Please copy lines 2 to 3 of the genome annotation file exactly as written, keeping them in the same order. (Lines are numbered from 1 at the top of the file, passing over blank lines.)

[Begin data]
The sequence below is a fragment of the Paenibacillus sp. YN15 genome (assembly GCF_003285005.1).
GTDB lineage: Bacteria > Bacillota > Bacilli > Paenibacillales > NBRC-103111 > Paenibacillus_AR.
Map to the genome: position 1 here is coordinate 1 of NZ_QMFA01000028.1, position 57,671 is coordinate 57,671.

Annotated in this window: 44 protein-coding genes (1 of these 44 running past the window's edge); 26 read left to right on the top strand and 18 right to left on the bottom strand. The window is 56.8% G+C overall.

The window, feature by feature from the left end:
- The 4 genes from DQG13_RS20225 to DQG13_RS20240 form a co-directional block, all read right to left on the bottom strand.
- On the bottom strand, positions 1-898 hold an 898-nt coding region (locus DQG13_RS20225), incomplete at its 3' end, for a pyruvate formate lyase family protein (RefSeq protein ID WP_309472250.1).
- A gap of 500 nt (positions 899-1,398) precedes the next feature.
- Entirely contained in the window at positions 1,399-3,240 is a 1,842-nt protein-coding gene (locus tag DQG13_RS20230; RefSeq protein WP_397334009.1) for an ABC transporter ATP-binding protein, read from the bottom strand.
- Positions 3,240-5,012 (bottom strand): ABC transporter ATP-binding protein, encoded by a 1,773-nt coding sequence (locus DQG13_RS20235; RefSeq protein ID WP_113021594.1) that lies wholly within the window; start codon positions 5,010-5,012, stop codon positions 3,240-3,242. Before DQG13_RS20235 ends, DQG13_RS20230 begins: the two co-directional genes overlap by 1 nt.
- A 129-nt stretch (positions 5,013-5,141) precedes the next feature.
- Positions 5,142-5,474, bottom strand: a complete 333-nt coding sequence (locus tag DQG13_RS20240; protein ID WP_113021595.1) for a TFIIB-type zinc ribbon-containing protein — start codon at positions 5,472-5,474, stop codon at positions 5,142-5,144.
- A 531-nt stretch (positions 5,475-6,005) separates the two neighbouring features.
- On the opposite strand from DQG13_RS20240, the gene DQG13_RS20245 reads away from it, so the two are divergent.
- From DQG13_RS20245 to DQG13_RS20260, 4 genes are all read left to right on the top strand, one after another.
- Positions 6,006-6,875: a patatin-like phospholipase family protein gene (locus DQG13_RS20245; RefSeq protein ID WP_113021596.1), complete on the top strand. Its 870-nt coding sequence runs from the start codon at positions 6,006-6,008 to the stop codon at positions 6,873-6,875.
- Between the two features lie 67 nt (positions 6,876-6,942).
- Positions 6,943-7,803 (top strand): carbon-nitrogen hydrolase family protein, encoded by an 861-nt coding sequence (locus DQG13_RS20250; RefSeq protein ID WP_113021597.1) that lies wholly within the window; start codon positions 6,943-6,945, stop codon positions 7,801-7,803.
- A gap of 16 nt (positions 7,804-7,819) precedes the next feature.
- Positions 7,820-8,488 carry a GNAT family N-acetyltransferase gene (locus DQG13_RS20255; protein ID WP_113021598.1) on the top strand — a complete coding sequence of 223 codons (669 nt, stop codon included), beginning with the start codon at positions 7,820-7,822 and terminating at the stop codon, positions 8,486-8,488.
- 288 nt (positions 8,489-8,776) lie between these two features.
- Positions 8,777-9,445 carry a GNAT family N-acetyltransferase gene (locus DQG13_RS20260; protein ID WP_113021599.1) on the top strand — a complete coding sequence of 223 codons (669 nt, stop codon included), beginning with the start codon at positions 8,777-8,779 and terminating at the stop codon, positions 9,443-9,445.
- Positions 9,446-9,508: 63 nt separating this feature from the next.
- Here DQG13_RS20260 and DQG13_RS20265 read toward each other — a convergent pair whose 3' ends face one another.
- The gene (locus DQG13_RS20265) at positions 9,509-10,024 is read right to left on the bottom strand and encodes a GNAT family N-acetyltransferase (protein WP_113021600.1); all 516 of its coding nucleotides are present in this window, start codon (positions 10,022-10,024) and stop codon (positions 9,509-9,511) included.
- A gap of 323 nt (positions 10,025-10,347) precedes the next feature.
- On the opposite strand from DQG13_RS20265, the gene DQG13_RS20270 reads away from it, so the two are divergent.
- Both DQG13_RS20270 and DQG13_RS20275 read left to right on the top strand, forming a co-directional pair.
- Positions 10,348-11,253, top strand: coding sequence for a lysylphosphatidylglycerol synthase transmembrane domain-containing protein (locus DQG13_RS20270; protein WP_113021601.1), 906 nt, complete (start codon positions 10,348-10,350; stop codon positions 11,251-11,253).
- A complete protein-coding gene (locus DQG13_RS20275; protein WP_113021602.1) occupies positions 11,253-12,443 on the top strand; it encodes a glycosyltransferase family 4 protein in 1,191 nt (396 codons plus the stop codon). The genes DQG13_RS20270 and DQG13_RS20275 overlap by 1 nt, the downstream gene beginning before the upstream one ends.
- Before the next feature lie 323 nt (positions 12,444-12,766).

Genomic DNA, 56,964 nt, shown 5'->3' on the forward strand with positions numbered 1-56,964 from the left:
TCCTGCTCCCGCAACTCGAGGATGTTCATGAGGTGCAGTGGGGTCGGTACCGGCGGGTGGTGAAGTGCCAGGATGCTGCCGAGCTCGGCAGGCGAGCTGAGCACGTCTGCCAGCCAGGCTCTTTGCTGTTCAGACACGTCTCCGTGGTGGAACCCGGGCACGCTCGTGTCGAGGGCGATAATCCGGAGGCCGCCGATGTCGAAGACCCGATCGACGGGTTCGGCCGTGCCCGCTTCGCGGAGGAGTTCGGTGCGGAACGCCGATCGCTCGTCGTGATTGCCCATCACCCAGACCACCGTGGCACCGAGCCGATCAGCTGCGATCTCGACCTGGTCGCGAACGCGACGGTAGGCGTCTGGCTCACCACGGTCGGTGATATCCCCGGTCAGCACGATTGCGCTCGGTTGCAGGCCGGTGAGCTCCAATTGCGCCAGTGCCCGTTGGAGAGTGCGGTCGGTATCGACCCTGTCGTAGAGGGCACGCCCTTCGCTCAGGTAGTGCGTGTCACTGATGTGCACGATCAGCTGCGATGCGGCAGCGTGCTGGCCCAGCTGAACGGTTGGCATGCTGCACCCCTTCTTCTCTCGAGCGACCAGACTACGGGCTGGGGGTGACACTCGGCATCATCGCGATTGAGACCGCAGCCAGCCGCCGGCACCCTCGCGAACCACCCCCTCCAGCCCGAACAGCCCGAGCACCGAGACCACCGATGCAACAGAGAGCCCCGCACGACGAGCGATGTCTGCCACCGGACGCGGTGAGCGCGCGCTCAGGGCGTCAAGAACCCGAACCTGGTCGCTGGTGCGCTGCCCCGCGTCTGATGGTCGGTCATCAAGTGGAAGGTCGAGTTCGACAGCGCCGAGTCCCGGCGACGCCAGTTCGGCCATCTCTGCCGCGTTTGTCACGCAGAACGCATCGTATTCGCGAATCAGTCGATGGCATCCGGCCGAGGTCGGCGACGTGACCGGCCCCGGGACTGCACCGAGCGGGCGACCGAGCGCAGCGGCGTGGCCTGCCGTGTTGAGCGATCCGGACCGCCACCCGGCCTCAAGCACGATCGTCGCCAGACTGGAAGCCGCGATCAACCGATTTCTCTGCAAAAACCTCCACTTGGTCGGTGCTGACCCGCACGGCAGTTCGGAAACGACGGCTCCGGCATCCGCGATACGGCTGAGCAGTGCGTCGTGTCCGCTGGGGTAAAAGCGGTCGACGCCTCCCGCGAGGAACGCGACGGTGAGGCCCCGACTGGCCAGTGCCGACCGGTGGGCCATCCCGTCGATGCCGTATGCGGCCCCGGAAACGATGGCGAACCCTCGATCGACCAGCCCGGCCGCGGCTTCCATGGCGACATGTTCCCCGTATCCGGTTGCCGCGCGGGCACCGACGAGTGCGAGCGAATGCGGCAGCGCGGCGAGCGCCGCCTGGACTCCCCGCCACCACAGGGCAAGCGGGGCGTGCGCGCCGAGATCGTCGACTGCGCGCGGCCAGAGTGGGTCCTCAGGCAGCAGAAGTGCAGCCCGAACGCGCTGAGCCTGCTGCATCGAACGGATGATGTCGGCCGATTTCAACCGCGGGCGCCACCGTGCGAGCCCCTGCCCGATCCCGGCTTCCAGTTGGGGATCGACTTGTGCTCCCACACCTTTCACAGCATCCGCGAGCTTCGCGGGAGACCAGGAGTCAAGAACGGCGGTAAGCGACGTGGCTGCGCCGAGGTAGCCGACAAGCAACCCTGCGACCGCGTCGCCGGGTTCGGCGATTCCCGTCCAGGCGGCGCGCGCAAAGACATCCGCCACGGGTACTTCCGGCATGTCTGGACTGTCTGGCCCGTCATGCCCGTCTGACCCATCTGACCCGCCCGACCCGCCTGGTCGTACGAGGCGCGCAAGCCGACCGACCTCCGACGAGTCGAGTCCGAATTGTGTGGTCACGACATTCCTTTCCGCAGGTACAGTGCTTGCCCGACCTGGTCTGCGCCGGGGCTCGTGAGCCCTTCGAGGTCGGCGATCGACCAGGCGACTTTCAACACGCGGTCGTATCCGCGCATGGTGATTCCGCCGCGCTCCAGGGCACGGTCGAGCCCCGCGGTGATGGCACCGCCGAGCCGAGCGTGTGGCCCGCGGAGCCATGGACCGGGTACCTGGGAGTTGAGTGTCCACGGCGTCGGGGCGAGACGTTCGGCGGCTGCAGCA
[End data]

GTDB lineage: Bacteria > Bacillota > Bacilli > Paenibacillales > NBRC-103111 > Paenibacillus_AR.
Map to the genome: position 1 here is coordinate 1 of NZ_QMFA01000028.1, position 57,671 is coordinate 57,671.